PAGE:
Incoming freshman at the University of Missouri’s journalism program need to come armed with either an iPod Touch or an iPhone, based on new requirements by the school’s dean.

A statement from the University says the main purpose of the requiring the device is to give students access to downloadable lectures, “from iTunes University, a no-cost component of the iTunes Store.”

“Lectures are the worst possibly learning format,” said Associate Dean Brian Brooks, according to the Columbian Missourian. “There’s been some research done that shows if a student can hear that lecture a second time, they retain three times as much of that lecture.”

By mandating the iPod Touch or the iPhone, the school is able to have the devices covered in a student’s financial aid package.

“If we had not required it, they wouldn’t be able to do that,” Brooks said.

The school’s computer store, Tiger Tech, provides deals to students buying Mac Books and Mac Book Pros, which are already required by the school – you can get a free iPod Touch along with a new purchase.

How the devices will help journalism students, however, has gotten mixed predictions. Ninteen-year old student Taylor Dankmyer, who is just finishing his undergraduate freshman year at Mizzou, had an iPhone before coming into school but doesn’t think it’s necessary for his reporting training.

“I love my iPhone and when I want to prove my friends wrong about some random fact, I can use my iPhone,” he said. “But I could use just about any other PDA or a blackberry. Honestly, if I am a print journalist, I might take a few photos with my iPhone, but most likely I am going to use one of the fancy cameras that the j-school provides that my tuition pays for.”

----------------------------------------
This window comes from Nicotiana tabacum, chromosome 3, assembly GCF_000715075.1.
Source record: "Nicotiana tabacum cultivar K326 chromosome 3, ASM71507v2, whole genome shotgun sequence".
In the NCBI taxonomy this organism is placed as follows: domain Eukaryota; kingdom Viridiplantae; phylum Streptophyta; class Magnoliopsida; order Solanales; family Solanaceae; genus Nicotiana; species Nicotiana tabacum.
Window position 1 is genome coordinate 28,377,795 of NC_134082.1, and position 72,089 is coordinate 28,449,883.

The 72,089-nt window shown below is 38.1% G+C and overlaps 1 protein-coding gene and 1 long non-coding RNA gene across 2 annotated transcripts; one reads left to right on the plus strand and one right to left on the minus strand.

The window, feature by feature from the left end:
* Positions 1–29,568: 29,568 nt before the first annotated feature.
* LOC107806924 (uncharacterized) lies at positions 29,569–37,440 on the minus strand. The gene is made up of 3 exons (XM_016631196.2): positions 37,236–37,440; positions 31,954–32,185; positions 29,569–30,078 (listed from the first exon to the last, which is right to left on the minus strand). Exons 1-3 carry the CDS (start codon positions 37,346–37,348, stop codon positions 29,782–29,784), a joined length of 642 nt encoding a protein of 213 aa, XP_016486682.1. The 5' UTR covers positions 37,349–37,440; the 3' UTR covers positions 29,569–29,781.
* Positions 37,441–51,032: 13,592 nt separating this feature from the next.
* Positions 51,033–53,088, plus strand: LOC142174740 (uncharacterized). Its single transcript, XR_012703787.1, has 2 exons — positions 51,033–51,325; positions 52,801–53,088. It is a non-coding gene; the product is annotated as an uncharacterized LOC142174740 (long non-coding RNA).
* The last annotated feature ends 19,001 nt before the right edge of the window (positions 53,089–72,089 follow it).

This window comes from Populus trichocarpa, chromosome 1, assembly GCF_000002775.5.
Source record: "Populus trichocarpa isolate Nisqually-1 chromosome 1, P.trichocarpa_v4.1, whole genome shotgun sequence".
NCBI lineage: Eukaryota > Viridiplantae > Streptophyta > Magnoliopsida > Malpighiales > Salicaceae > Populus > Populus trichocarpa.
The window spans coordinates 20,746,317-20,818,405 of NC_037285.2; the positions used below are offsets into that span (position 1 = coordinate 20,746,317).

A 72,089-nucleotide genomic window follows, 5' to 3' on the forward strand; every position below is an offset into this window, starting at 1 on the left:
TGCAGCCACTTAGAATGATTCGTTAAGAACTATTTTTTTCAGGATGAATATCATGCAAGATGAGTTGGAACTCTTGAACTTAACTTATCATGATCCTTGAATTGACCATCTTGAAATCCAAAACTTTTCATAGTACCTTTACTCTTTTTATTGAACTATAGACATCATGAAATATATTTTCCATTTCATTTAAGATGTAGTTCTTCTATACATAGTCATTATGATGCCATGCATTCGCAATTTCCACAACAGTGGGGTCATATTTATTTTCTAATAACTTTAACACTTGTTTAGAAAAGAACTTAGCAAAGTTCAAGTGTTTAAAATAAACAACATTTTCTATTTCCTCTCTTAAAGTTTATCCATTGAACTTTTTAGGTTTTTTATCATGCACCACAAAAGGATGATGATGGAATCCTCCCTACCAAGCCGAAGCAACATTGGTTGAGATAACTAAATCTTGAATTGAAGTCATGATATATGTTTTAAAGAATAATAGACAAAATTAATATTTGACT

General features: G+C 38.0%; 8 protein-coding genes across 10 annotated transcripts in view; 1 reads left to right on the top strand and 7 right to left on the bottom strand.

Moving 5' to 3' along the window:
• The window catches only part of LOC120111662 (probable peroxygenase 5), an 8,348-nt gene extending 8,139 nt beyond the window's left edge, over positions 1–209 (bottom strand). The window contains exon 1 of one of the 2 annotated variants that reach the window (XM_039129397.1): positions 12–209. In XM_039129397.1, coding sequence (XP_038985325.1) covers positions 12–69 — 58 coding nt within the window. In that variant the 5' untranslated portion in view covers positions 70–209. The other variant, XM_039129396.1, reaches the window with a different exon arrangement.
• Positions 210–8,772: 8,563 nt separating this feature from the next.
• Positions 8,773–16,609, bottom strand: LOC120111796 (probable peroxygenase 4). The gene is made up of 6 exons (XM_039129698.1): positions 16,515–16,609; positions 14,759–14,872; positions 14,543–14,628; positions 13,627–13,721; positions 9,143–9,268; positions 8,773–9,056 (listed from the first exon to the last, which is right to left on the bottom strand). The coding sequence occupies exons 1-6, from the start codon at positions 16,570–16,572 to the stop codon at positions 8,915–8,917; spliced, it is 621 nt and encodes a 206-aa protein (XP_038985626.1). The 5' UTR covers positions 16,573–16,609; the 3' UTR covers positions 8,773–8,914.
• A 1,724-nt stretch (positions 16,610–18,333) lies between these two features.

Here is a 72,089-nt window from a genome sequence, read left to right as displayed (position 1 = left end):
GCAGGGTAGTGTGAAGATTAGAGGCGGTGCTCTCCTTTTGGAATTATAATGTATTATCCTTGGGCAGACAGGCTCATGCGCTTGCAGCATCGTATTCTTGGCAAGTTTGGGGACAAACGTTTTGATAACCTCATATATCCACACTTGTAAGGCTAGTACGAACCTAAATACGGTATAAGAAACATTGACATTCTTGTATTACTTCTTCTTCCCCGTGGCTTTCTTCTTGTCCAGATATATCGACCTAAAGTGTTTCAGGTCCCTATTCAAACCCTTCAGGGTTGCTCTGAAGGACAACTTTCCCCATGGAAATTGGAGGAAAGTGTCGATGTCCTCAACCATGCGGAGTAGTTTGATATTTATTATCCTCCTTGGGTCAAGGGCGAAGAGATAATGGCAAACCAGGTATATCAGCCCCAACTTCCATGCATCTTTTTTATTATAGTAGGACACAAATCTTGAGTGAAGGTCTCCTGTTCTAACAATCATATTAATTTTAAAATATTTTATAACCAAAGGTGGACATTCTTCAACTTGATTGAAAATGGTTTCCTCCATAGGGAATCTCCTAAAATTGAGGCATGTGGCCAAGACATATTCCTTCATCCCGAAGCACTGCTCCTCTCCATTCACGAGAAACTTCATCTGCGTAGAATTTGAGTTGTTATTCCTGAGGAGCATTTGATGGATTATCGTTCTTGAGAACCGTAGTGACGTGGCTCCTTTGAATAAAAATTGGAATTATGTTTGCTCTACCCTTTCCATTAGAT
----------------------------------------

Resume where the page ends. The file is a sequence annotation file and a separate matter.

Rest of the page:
Some students have begun to vocalized strongly against the requirement for what they see as an unfair partnership between the school and the Apple brand.

Journalism student Elizabeth Eberlin started a Facebook group called “Rotten Apple” to voice her opposition to a brand preference by the school.

“I really like my Apple computer, but I don’t think people should be forced to buy one brand of computer or one brand of anything, she said in the Missourian. The Facebook group asks supporters to oppose forcing “incoming students into an unnecessary and expensive relationship with Apple that we believe compromises journalistic integrity.”

“Soon, it will be ‘The Missouri Journalism School, brought to you by Apple,’” Dankmyer says.

The school, however, insists that it is not giving Apple an unfair advantage for business, but rather that the iPhone and iPod Touch are the most commonly used mobile devices among its students and many are already familiar with them.

“There’s a lot of theory out there that says what you want to do is engage students in realms where they are already comfortable, and we know a lot of students are already familiar with iPods and iTunes so we want to get into that space and take advantage of that,” Brooks said.